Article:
An Adventurous Listener

William Blake – ‘Angels Hovering over Christ in the Sepulchre’ from

Dear Readers, you might remember how much I’m enjoying Ronald Blythe’s book ‘Next to Nature’, and last night I read something that I thought I’d share with you all. To set the scene, Blythe is riding home from Bury St Edmunds in a minicab.

‘.…an extraordinary confession from the Polish taxi-driver on the last phase home. Glancing at me, summing up whether I could take it, young, and, I thought, rather sad, he asked if I was ‘religious’. Adding that he could tell that I was ‘a gentleman’. What next?

Swerving past some cyclists, summoning up his courage, he said that he had seen an angel. Did I believe him? I told him about a great English poet called Blake, who saw angels in Golden Square in London. He told me that he was married and had a little girl. I praised his English. He was, I thought, about twenty-two and rather lost. Or maybe found. He was certainly an adventurous driver. There are times when one must be an adventurous listener. 

William Blake wrote:

‘And we are put on earth a little space,

That we may learn to bear the beams of love’.

This reminded me of a taxi ride that I took in Cork, in Ireland. The conversation turned, as it does, to children. The driver wasn’t to know that I had recently had a miscarriage, and so I quickly turned the subject to his little ones, and asked how many he had.

He hesitated for a second.

‘Four’, he said. ‘Three boys and a girl. The girl only lived for a few hours, but I can’t deny her’.

‘She lived, and was loved’, I said, swallowing hard. ‘No need to pretend she didn’t happen’.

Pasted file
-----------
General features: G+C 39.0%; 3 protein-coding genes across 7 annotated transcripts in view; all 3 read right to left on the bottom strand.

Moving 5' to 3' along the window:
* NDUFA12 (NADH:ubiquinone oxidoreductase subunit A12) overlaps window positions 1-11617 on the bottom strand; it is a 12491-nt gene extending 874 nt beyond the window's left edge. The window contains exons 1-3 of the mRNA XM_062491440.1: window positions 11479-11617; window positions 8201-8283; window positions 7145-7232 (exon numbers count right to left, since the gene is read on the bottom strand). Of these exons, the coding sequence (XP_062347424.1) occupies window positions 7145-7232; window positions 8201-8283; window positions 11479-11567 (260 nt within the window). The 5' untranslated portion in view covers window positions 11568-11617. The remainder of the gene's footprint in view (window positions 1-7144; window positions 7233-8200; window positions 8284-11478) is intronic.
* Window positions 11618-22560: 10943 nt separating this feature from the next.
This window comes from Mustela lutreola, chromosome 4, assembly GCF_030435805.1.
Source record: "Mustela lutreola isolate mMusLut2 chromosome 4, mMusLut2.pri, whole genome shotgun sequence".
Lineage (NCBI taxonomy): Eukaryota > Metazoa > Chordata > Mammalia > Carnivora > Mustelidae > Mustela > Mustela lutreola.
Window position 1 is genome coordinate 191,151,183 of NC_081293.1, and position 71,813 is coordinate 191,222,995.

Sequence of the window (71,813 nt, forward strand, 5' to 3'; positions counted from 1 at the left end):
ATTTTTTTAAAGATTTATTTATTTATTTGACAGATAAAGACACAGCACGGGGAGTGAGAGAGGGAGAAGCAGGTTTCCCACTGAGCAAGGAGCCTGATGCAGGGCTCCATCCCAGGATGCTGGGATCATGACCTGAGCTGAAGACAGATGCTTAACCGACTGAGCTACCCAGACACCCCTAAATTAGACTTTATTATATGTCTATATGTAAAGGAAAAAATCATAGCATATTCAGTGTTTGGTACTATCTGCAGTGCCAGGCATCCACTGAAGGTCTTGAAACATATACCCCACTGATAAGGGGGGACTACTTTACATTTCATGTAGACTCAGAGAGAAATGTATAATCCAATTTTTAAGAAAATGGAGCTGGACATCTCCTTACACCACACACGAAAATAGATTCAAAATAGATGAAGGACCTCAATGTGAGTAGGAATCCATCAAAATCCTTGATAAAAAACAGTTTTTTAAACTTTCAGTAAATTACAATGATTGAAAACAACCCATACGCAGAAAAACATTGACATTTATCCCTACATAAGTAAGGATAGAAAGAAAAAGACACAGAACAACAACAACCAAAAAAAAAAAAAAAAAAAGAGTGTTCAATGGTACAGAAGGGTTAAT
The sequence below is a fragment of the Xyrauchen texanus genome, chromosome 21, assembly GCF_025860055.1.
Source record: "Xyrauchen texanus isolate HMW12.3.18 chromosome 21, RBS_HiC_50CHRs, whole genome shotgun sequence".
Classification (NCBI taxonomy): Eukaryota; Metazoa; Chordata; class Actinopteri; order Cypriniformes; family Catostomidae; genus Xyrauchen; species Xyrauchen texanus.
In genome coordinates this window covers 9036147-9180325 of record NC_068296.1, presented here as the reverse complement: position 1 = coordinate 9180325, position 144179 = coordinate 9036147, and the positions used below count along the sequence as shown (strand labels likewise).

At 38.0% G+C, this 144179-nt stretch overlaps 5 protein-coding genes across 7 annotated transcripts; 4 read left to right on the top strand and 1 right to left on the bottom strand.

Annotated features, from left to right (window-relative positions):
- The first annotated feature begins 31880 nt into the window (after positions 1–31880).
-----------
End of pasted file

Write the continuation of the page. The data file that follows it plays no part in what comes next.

And so we drove on, fellow travellers in the truest sense, through the impossible green of the Irish countryside.


6 thoughts on “An Adventurous Listener

  1. Ann Bronkhorst

    With family in rural Ireland, I have the impression that (nowadays) it is acceptable and welcome there to share these sad, still raw experiences, just as there is acceptance there of the disabled members of a family.

    1. Bug Woman Post author

      It’s good to talk about these things, and I’m glad we’re moving away from all the unwarranted shame and guilt that there seemed to be in the past.

  2. Liz Norbury

    You were the adventurous listener the taxi driver needed, and I’m sure your own loss helped to give you the right words to say. After we lost our baby, I had several unexpected conversations with people who had been through the same experience: we just seemed to tune into each other. Earlier this year, I got talking to a woman I met at a new choir I had joined. We both had the feeling we had met before – and then we remembered that it was just once, more than 20 years ago. She even remembered my baby’s name.

    1. Bug Woman Post author

      Ah Liz, I’m so sorry for your loss. How validating that the woman remembered your baby’s name after all these years. And you’re right, so many women have had a pregnancy loss, but nobody seems to talk about it. I didn’t realise how common it was until it happened to me, and I suppose I mention it now because I feel it should be accepted as the bereavement that it is.


Leave a Reply